Confessions of a Closet Carp-o-holic

| May 26, 2008

catching carp with a fly rod #carponfly

Slowly, I am being sucked in – into this whole Carp thing. It is hard to imagine anything more “Skid” than taking a conceptual event like fly fishing and introducing it to a giant minnow that vacuums the vast flats of fresh water lakes for a variety of equally low morsels and vegetation.

Perhaps once you’ve had your fill of average bass, average bluegill, average just about everything else available, perhaps the pursuit of fish with above average senses, strength and numbers is … inevitable … maybe down low, but inevitable. I hope that doesn’t sound as bad as it looks – I give thanks for all fish brought to hand.

Take away all your thoughts of cool trout streams, tropical paradises, exotic drinks, guides poling you to sandy flats of clear salt that are paralleled by the blue skies that meet them, Rocky Mountain streams, clear running lakes – take all that and just put it away just like your winter fleece you finally put away last week, waders, warmers and all forms of insulation. This is Texas, North Texas – the place where we have a constant “H” over us on the maps, which roughly translates “Hole” in the atmosphere where direct rays of the sun heat us like popcorn in a microwave oven. Eventually, we must pop, and I am thinking the result of that pop must be a crazy call to Carping. They don’t exactly sing a siren song, but they do have some vocal range.

It would have taken much longer for me to come around to Carp if not for Cult of Carp leader Joel Hays. If you are somewhat a regular reader, you no doubt have heard, and maybe grown tired of all the TFC references to Hays, but if anyone has a better grip on what all the possibilities are for a fly rod in North Texas, feel free to chime in – here and now. This new religion has even propagated a new site for Hays at, a site I have been building for the past few months. It is not a site to go into the annals of history for its glitzy gizmos, but take a look and you will quickly get the point.

So, now on this Memorial Day, I am fighting the feeling that I need to get back to the flats this afternoon, and give them another go. It is one of the most interesting pursuits you could want on a local water, the wind conditions have a direct effect on potential locations, the water depth, clarity and temperature. Then, there’s the actual chase; much like (what I can only financially imagine) the stalking of Bonefish on the flats, where sighting, stealth, presentation, offerings and stars must all align with a presentation hitting the area about the size of a dinner plate (here at unusually short range).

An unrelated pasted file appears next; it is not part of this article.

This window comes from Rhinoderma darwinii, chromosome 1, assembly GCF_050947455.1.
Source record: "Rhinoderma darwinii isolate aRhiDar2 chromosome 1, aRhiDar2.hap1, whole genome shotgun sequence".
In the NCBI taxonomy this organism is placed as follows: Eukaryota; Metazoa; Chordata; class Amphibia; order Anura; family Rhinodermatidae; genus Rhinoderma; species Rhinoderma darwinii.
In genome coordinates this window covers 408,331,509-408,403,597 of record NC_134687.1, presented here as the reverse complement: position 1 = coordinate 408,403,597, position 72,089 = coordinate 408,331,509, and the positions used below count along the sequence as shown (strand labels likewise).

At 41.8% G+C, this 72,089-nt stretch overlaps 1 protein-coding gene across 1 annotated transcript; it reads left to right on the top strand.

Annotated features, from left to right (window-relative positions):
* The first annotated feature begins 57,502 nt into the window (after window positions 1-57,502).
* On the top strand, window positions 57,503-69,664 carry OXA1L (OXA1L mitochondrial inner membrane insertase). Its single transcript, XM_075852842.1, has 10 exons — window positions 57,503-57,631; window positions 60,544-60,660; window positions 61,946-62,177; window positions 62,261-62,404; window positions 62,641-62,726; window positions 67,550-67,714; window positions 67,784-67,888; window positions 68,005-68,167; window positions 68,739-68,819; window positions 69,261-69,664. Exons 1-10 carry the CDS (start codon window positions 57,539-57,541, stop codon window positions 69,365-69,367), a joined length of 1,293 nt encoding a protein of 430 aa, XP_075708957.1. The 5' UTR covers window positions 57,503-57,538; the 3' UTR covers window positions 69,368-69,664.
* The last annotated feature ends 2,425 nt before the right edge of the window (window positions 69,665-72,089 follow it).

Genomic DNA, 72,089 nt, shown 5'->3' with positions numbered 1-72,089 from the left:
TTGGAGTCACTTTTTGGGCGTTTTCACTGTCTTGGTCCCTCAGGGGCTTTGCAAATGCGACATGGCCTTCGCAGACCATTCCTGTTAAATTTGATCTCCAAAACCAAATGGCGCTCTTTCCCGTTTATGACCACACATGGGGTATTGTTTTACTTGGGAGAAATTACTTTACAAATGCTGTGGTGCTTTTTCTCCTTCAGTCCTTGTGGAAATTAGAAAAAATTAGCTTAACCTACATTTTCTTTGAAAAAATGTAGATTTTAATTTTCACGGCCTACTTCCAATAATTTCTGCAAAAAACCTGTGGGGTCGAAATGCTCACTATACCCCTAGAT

Again, please feel free to comment, suggest and critique. This is where the sharing of information for the fun of the sport – BEGINS.

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Category: Culture on the Skids, Fish Podcasting, Fishing Reports, North Texas, Paid Reading Content

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Comments (7)

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  1. jhays says:

    I don’t know how well you could dress Shannon up as a “cart-girl”, but I do know of a place were you can drive to within 50 yards of the water. Wind has to be out of the west or north, however.
    I actually have a trip called the “DeathMarch” by a friend. We cover about 7 miles in July-August when the wind is out of the SW and DRY. About 100 degrees. YOU’LL LOVE IT!

  2. lane says:

    Ha Ha Ha. I think the previous post is in reference to my ability to attract the agkistrodon piscivorus. Just remember Hays, I know where you live. After completeing the “death march” and arriving at the water, you guys were excited about catching fish, I was worried about the chances of Careflite not finding us. Do you know of any place that we can fish for carp that has sidewalks and a cartgirl selling beer.

  3. jhays says:

    Awesome video, Shannon! Too bad the “stick snake” didn’t make the cut!

  4. shannon says:

    I think that’s the National Weather Service. It was pretty wild here in Denton today – green skies and rolling wall clouds – guess it was too early in the day for the heat to trigger the hardcore stuff. shannon

  5. Dusty says:

    What is the NWS site?

  6. jhays says:

    It depends greatly on how much water fell in the Gainesville/Cooke County area. The west arm of the lake takes longer to clear than the east. I’m working on an estimate right now off the NWS site – it will probably go up about 6 inches and be off color for at least 5 days (depending on the area).

  7. Dusty says:

    With all of the rain Ray Rob is getting pounded with right now, how long will it take the water to clear up and be fishable? I am sure the answer is dictated by the amount that falls, but generally speaking, how soon after a rain like this one can we chase the carp again?

    thanks guys.

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